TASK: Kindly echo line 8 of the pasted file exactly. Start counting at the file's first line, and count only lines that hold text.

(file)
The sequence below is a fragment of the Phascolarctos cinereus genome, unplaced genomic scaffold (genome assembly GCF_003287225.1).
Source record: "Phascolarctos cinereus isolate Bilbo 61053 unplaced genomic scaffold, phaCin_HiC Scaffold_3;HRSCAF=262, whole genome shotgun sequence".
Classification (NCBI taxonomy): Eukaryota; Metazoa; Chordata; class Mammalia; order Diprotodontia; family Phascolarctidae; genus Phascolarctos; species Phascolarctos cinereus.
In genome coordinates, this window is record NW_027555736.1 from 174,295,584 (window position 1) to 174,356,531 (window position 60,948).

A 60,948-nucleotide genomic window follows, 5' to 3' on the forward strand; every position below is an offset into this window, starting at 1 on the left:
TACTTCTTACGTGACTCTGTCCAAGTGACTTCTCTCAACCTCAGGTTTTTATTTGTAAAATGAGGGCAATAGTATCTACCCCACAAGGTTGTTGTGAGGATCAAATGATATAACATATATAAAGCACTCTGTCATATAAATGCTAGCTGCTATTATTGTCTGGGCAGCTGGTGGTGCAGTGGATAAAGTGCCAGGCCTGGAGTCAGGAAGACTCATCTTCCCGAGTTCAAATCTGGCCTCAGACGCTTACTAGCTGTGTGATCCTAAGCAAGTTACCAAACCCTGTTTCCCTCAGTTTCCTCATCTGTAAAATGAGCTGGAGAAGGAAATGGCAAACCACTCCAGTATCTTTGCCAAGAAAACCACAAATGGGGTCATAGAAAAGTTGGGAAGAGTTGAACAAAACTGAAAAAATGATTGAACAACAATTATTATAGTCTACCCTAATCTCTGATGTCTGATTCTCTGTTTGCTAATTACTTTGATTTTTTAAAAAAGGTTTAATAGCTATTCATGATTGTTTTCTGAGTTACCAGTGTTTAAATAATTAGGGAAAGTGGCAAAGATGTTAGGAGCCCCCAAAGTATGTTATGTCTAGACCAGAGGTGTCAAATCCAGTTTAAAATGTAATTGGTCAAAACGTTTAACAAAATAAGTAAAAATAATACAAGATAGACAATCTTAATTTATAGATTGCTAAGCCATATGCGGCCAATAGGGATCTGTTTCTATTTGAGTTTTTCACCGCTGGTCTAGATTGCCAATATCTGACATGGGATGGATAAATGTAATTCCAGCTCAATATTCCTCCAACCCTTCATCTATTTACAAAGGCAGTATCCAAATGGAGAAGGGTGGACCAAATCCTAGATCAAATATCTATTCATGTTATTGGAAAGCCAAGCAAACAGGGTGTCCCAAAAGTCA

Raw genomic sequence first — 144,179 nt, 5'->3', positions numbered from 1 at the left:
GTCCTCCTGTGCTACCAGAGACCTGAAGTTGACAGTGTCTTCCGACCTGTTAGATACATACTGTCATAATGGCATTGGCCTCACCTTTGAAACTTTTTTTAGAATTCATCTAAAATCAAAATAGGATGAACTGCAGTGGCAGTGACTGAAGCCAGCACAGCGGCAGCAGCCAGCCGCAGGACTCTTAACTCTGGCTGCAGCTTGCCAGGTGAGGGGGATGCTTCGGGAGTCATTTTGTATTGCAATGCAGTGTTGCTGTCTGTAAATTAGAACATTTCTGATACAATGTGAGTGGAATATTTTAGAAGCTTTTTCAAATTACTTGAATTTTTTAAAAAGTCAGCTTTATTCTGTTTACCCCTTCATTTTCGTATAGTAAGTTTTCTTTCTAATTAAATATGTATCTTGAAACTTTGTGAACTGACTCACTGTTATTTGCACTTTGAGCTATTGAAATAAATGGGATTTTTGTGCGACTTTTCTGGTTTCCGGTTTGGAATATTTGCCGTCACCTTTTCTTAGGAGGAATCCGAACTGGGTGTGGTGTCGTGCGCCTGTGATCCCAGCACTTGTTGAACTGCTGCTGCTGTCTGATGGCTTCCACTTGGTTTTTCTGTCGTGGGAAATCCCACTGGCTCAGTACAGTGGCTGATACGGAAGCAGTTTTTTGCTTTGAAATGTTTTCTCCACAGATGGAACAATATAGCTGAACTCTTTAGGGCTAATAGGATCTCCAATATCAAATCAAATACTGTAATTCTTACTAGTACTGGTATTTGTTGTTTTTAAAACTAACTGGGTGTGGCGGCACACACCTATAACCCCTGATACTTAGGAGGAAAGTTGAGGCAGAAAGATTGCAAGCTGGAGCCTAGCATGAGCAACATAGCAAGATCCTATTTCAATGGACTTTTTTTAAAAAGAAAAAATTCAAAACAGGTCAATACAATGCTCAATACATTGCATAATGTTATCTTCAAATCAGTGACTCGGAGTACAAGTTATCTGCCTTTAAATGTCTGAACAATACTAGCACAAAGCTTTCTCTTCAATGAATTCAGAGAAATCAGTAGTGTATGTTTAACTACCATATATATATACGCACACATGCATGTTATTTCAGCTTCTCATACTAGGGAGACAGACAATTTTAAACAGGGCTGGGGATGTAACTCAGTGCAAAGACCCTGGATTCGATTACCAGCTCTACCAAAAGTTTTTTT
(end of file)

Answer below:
GTCCTCCTGTGCTACCAGAGACCTGAAGTTGACAGTGTCTTCCGACCTGTTAGATACATACTGTCATAATGGCATTGGCCTCACCTTTGAAACTTTTTTTAGAATTCATCTAAAATCAAAATAGGATGAACTGCAGTGGCAGTGACTGAAGCCAGCACAGCGGCAGCAGCCAGCCGCAGGACTCTTAACTCTGGCTGCAGCTTGCCAGGTGAGGGGGATGCTTCGGGAGTCATTTTGTATTGCAATGCAGTGTTGCTGTCTGTAAATTAGAACATTTCTGATACAATGTGAGTGGAATATTTTAGAAGCTTTTTCAAATTACTTGAATTTTTTAAAAAGTCAGCTTTATTCTGTTTACCCCTTCATTTTCGTATAGTAAGTTTTCTTTCTAATTAAATATGTATCTTGAAACTTTGTGAACTGACTCACTGTTATTTGCACTTTGAGCTATTGAAATAAATGGGATTTTTGTGCGACTTTTCTGGTTTCCGGTTTGGAATATTTGCCGTCACCTTTTCTTAGGAGGAATCCGAACTGGGTGTGGTGTCGTGCGCCTGTGATCCCAGCACTTGTTGAACTGCTGCTGCTGTCTGATGGCTTCCACTTGGTTTTTCTGTCGTGGGAAATCCCACTGGCTCAGTACAGTGGCTGATACGGAAGCAGTTTTTTGCTTTGAAATGTTTTCTCCACAGATGGAACAATATAGCTGAACTCTTTAGGGCTAATAGGATCTCCAATATCAAATCAAATACTGTAATTCTTACTAGTACTGGTATTTGTTGTTTTTAAAACTAACTGGGTGTGGCGGCACACACCTATAACCCCTGATACTTAGGAGGAAAGTTGAGGCAGAAAGATTGCAAGCTGGAGCCTAGCATGAGCAACATAGCAAGATCCTATTTCAATGGACTTTTTTTAAAAAGAAAAAATTCAAAACAGGTCAATACAATGCTCAATACATTGCATAATGTTATCTTCAAATCAGTGACTCGGAGTACAAGTTATCTGCCTTTAAATGTCTGAACAATACTAGCACAAAGCTTTCTCTTCAATGAATTCAGAGAAATCAGTAGTGTATGTTTAACTACCATATATATATACGCACACATGCATGTTATTTCAGCTTCTCATACTAGGGAGACAGACAATTTTAAACAGGGCTGGGGATGTAACTCAGTGCAAAGACCCTGGATTCGATTACCAGCTCTACCAAAAGTTTTTTT